SPAC Takes Opendoor Public
The concentration of a handful of stocks, particularly technology, driving the market higher has been well documented.
Chamath Palihapitiya believes the flurry of new listings via mergers with special purpose acquisition companies (SPACs) will help a market that is increasingly concentrated to a few stocks.
While believing SPACs will help the breadth issue and actually putting money behind it are two different things, Palihapitiya is proving the latter as he announced the second company he'll take public through a merger with a SPAC.
Shares of Virgin Galactic, his first SPAC target, are up more than 40% since their public market debut last October, after rising more than 200% within the first few months of trading.
Palihapitiya's latest target is real estate startup Opendoor, which he calls "my next 10x idea." Opendoor, which operates an online marketplace for buying and selling houses, operates in 21 markets and sold more than 18,000 homes last year.
The $1 billion deal, which values Opendoor at $4.8 billion, will see Opendoor receive $414 million from the April IPO of Palihapitiya's SPAC, Social Capital Hedosophia II. Additional investors, including Palihapitiya and funds managed by BlackRock, will provide $600 million through a private investment in public equity.
The $4.8 billion valuation is approximately equal to Opendoor's 2019 revenues. The valuation marks a jump from the $3.5 billion pre-money valuation Opendoor had last March when it raised $300 million. Earlier investors in Opendoor include General Atlantic, SoftBank's Vision Fund and Lennar Corp.
"This is one of many milestones towards our mission and will help us accelerate the path towards building the digital one-stop-shop to move," said Opendoor founder Eric Wu, who will continue to lead the company.
For those who invest in this latest byproduct of the SPAC craze, they'll be hoping the returns follow a similar trajectory as Virgin Galactic did in its early days of trading.
Think Big. What’s the most valuable asset in the world? Gold? Nope. Tesla stock? Not until you-know-who stops tweeting. A penthouse overlooking Central Park? Close, but no cigar. It’s art. When a single painting can sell for $450,000,000, no other asset can match art when it comes to potential returns. That’s not a typo: blue-chip art has outperformed the S&P by 180% from 2000–2018 according to industry benchmarks. But the $1.7T art market has two huge problems:
1. Lack of data transparency
2. Incredibly high barrier to entry So what do you call it when one startup manages to solve both? We call it a great opportunity. Meet Masterworks, the first platform for investing in multimillion-dollar works by the likes of Kaws, Banksy, and more. The brainchild of serial tech entrepreneurs, they make navigating the world’s most exclusive asset class seamless and transparent. Why wait? Skip the 25,000 waitlist today.*
*See important info
SEC eyes Nikola. The U.S. Securities and Exchange Commission is looking into claims made by Hindenburg Research that Nikola misled investors such as by making false statements about its technology to secure partnerships with auto manufacturers. The SEC, which declined to comment, is reportedly looking into whether Nikola violated securities laws. However, Nikola said it "proactively contacted and briefed" the SEC about the report and "welcomes the SEC's involvement in this matter."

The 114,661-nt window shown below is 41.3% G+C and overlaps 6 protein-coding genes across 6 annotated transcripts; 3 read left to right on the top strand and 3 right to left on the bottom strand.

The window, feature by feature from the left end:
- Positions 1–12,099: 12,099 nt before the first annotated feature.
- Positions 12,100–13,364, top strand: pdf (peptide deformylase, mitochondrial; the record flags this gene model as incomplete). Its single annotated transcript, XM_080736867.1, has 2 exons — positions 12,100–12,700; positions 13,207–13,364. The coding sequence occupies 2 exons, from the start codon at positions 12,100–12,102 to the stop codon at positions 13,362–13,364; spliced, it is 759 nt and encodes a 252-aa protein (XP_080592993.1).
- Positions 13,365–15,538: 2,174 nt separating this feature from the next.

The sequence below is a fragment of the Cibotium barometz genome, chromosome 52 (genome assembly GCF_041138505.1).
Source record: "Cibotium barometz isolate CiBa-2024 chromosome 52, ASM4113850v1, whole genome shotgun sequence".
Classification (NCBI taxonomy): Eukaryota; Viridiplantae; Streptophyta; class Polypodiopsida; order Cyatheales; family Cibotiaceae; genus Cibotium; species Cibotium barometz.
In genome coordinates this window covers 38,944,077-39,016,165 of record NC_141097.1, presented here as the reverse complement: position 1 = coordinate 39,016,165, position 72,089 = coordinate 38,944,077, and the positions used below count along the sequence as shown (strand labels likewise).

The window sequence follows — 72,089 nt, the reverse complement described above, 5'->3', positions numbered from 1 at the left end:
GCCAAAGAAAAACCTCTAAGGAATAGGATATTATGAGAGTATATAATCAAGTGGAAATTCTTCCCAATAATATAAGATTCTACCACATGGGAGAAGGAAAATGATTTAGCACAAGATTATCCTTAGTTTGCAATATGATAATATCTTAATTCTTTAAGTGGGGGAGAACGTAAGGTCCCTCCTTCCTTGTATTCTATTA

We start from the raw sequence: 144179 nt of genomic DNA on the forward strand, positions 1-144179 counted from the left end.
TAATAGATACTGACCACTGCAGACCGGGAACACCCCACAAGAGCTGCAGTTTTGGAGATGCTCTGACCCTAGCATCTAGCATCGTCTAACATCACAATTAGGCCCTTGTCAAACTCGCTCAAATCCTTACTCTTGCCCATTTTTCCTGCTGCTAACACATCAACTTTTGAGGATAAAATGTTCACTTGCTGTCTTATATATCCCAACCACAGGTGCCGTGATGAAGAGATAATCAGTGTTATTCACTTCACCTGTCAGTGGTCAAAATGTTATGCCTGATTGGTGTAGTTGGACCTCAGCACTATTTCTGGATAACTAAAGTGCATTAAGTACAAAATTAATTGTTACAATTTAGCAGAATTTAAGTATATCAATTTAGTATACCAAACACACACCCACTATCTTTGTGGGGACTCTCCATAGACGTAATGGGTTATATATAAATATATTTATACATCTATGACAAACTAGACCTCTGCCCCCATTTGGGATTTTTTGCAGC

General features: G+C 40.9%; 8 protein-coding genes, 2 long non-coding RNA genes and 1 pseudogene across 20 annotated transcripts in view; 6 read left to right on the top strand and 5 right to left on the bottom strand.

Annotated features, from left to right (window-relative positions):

Apple takes on Peloton. Apple unveiled Apple Fitness Plus, a fitness streaming subscription offering guided workouts using the Apple Watch. The service allows you to watch workouts through an iPad, iPhone or Apple TV while syncing your health data from the watch to the screen. Fitness Plus costs $9.99 per month or $79 annually and will be available by the end of the year. Apple is offering three months for free with the purchase of an Apple Watch.
Lego searches for sustainable bricks. Lego will invest $400 million over the next three years to produce its bricks from sustainable materials as opposed to the oil-based plastic the company currently uses. Lego intends for its production to become carbon neutral by 2022, eliminate single-use plastic in packaging by 2025 and replace plastic bricks by the end of the decade. A team of more than 150 scientists and engineers has been testing new materials for the bricks over the last five years. "The difficulty is getting to where the bricks have the same colour, the same shine, the same sound," Lego vice president of environmental responsibility Tim Brooks said.
GM eyes the skies. General Motors is reportedly looking into the feasibility of the aerial taxi market and whether it should build "flying cars." CEO Mary Barra made the first reference to GM's ambitions on Monday, saying it fits well with electric vehicles and its Ultium advanced electric battery. "We believe strongly in our EV future and not just for vehicles," Barra said. "The strength and flexibility of our Ultium battery system opens doors," Barra said, before adding "including aerial mobility."
Hobby Lobby raises minimum wage. Hobby Lobby announced it will raise the minimum wage for its full-time employees to $17 per hour beginning October 1. Hobby Lobby last raised its minimum wage to $15 per hour in 2014. "Because this year has presented so many challenges to our employees, we are very happy that we are able to provide pay increases to thousands of our associates before the Christmas season," Hobby Lobby founder and CEO David Green said.